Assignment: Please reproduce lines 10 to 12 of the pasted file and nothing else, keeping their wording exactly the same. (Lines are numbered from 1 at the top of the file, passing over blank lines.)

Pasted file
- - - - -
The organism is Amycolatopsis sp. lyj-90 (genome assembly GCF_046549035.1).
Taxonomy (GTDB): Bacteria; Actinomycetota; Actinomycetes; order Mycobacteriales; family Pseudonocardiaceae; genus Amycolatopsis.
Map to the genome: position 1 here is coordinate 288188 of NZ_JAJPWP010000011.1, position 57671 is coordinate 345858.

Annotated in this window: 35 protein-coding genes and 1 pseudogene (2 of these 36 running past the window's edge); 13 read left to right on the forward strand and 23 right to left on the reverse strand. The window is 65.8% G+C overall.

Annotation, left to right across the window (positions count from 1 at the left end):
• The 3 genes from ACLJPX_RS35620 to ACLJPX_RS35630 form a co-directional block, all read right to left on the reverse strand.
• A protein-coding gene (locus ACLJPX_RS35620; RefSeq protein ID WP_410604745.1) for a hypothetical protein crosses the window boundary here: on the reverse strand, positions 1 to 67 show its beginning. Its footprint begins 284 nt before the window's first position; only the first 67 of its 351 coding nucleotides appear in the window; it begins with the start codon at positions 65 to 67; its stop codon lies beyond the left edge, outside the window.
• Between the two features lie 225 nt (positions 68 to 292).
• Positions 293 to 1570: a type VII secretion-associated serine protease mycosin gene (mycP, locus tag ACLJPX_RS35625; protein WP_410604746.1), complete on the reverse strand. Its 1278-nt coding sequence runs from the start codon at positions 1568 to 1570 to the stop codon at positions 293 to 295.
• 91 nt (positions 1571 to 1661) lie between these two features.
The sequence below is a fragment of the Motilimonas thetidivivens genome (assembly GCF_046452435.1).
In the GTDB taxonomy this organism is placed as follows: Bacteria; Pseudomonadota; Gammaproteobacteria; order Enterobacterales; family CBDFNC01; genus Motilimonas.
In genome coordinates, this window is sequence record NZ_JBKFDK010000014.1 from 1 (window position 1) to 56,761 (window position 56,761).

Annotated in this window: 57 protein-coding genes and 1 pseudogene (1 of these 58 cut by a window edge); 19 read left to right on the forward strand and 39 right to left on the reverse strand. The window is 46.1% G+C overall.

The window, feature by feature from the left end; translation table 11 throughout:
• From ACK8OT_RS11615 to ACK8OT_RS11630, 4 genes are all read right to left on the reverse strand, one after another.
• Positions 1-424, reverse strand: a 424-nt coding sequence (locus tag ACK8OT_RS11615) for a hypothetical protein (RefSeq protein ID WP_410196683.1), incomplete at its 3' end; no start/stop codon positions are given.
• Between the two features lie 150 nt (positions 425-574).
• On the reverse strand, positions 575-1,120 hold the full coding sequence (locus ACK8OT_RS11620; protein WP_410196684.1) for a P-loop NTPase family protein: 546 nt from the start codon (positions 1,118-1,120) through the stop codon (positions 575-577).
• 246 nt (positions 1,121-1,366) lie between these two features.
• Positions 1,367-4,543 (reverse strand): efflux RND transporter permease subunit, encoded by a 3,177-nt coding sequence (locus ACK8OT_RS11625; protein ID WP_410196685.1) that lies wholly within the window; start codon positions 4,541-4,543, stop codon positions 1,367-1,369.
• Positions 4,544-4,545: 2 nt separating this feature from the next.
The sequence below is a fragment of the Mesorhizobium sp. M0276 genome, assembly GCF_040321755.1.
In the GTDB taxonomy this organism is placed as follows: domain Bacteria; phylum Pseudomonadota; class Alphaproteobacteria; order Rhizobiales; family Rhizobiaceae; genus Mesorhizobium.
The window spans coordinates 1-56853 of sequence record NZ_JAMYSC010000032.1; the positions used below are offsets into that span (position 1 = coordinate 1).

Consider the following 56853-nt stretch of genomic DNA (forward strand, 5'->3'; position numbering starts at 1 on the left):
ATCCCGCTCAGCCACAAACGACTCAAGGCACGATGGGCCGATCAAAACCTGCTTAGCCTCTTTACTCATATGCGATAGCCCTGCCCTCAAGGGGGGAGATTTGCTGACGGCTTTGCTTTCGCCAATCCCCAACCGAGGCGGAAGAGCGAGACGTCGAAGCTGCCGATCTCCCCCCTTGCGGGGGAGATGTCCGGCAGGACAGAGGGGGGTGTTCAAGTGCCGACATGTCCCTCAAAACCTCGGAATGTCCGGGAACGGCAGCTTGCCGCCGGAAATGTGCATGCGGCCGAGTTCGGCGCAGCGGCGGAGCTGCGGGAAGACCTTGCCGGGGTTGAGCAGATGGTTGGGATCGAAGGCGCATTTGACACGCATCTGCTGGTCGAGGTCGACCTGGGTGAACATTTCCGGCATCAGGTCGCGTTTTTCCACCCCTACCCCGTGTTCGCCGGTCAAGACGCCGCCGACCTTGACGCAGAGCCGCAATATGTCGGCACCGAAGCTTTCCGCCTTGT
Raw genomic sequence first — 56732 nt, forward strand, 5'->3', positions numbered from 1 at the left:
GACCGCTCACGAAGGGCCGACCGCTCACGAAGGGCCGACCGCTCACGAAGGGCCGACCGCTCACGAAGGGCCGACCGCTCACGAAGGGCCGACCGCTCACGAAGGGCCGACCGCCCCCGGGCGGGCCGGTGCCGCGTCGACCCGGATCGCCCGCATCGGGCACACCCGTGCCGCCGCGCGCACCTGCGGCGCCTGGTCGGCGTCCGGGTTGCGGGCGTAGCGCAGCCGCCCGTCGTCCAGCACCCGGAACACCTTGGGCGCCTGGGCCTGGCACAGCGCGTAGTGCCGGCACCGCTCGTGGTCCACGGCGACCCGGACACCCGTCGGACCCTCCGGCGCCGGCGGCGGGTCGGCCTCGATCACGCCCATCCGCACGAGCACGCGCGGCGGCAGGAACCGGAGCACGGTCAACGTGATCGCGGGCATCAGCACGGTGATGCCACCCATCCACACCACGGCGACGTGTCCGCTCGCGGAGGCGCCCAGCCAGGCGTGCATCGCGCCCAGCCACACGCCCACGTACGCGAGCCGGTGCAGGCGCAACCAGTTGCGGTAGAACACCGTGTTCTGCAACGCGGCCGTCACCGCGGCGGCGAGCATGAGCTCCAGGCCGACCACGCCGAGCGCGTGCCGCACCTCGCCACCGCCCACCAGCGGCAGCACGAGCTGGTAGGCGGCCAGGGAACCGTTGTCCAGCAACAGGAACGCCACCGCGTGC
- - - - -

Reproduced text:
• 91 nt (positions 1571 to 1661) lie between these two features.
The sequence below is a fragment of the Motilimonas thetidivivens genome (assembly GCF_046452435.1).
In the GTDB taxonomy this organism is placed as follows: Bacteria; Pseudomonadota; Gammaproteobacteria; order Enterobacterales; family CBDFNC01; genus Motilimonas.